Today more than ever, the world needs a new generation of diplomats and a new understanding of what diplomacy means for the international arena. Old paradigms and models have shown their limitations in addressing today’s increasingly complex global issues. Building on more than 36 years of experience, we seek to become a leading centre for the development of the world’s new generation of diplomats and for cutting edge research on diplomacy. The Academy prides itself on its network of high profile practitioners and experts acting as guest speakers on our courses. We also draw on academic colleagues from across the whole of Loughborough University.  

Meet the team

Along with guest contributors, the permanent teaching team includes:

Professor Helen Drake

Helen is Professor of French and European Studies and specialises in European Union studies and the study of contemporary France. She is the Chair of the UK’s leading academic association for European Studies, UACES (@uaces) and will be the Director of the Academy of Diplomacy and International Governance from Autumn 2017. 

In 2013, Helen was awarded a Jean Monnet Chair in European integration by the European Commission and has used this to support her teaching at Loughborough University. Helen is currently leading a major research project on Brexit, entitled ‘28+ Perspectives on Brexit: a guide to the multi-stakeholder negotiations’. Helen will draw on this research when it comes to the study of Brexit diplomacy and its vital importance for the UK’s future place in the world.  More information on Helen’s latest project can be found here and here.

Helen will lead two core modules that are compulsory for all Diplomacy programmes:

  • Diplomacy: Policy, Practice and Procedures 1 (term one)
  • Diplomacy: Policy, Practice and Procedures 2 (term two)

These modules will be taught in collaboration with other members of the academic team and will also feature a number of external contributions from practitioners, experts and scholars on specific subjects.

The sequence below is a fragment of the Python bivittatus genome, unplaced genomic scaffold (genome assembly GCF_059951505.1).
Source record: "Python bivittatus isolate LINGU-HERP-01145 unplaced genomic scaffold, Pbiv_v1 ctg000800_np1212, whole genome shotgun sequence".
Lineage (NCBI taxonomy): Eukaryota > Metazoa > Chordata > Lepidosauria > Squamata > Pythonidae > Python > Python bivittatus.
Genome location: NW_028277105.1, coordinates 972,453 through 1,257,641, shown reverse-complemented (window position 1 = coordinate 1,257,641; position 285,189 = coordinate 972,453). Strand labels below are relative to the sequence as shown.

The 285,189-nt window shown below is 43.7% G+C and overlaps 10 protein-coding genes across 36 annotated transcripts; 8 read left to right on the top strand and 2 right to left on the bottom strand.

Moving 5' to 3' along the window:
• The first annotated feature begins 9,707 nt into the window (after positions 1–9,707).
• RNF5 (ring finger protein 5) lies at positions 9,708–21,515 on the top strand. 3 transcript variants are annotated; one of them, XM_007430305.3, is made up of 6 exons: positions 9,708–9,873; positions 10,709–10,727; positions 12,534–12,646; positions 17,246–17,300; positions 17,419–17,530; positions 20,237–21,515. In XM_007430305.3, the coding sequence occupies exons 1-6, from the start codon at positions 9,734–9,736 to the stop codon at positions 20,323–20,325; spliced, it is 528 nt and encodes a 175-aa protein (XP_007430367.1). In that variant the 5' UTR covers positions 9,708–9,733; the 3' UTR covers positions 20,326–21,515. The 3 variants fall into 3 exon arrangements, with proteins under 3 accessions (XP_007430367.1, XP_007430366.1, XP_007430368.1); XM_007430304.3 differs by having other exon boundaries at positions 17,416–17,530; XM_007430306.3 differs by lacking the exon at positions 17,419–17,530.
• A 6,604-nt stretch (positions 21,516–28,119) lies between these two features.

Dr Nicola Chelotti  

Nicola is Lecturer in Diplomacy and International Governance. His teaching and research interests focus on negotiations, diplomacy and regional/international organizations, and the EU. Nicola participates as a researcher on the project ‘28+ Perspectives on Brexit: a guide to the multi-stakeholder negotiations’. More information on the project can be found here and here. He is also involved in other projects, such as the analysis of the EU’s activities at the United Nations and the legislative powers of the European Parliament in the EU’s economic governance.

Nicola will lead the following modules:

  • Foreign Policy Analysis (term one)
  • The Politics and Practice of the European Union (term two)

He will also contribute towards the teaching of

  • Diplomacy: Policy, Practice and Procedures 1 (term one)
  • Diplomacy: Policy, Practice and Procedures 2 (term two)

Nicola’s full profile can be found here.

Dr Tatevik Mnatsakanyan

Tatevik is Lecturer in Diplomacy and International Governance. Her areas of research and teaching centre on theories of International Relations and Diplomacy, as well as security studies, with a particular emphasis on critical approaches to security. Tatevik's substantive research has focused on the US and UK foreign/security policy, while her current and developing research interests include Russia-West relations, as well as normative approaches to diplomacy.

Tatevik will be the module leader for the following:

  • Peace-building (term one)
  • International Security (term two)